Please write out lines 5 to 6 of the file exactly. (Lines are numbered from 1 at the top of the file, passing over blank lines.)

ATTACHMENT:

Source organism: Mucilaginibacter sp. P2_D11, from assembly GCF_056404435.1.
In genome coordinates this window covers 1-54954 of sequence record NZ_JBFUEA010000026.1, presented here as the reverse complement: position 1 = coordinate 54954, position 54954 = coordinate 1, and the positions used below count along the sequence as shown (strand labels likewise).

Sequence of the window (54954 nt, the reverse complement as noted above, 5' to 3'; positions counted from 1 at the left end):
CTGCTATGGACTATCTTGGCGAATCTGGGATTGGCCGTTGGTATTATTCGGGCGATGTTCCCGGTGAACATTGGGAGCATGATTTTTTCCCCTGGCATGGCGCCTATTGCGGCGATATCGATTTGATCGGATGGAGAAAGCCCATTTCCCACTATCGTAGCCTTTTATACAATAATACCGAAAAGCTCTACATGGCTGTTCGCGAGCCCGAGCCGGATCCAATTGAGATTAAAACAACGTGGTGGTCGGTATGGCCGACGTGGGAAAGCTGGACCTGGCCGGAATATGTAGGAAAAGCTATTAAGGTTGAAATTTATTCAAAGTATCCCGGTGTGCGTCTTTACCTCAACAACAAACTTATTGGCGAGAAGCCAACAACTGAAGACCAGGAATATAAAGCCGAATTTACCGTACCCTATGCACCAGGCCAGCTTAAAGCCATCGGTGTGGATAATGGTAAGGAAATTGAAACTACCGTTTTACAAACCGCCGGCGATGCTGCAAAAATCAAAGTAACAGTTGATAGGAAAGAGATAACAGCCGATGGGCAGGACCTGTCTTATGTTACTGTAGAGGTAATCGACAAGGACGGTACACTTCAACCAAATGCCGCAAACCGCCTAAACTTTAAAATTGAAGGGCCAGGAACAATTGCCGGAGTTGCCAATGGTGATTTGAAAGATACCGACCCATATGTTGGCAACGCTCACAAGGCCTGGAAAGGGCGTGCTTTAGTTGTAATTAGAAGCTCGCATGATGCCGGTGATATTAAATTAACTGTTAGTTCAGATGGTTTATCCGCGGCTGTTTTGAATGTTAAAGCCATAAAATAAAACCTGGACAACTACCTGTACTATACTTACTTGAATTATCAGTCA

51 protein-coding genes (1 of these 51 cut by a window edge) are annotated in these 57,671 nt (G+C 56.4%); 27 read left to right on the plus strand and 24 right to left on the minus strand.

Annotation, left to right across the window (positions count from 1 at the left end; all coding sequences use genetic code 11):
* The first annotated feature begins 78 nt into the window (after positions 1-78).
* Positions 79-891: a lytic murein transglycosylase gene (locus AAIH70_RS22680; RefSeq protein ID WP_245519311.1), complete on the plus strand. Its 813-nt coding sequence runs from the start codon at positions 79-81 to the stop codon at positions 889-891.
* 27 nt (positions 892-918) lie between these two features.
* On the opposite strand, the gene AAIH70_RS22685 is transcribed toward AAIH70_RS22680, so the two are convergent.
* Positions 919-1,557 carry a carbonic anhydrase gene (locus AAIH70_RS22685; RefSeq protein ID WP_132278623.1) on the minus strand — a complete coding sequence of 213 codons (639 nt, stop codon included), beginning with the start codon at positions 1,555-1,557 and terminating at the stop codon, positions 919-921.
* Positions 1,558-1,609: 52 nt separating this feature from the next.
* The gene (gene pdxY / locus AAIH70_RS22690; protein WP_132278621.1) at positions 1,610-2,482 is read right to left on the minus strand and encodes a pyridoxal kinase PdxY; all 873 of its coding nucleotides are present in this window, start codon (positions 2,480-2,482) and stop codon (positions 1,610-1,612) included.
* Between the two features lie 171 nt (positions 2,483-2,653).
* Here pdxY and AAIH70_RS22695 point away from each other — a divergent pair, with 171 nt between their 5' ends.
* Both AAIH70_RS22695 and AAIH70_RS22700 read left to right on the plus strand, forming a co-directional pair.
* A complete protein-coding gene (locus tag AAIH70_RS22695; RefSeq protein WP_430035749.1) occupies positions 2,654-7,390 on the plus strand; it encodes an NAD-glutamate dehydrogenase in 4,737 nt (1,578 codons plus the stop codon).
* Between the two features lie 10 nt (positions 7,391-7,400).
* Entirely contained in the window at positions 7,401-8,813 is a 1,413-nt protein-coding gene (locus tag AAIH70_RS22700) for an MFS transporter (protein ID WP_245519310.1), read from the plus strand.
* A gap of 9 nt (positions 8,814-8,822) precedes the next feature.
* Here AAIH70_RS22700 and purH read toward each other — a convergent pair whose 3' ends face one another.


51 protein-coding genes (1 of these 51 cut by a window edge) are annotated in these 57,671 nt (G+C 56.4%); 27 read left to right on the plus strand and 24 right to left on the minus strand.

Annotation, left to right across the window (positions count from 1 at the left end; all coding sequences use genetic code 11):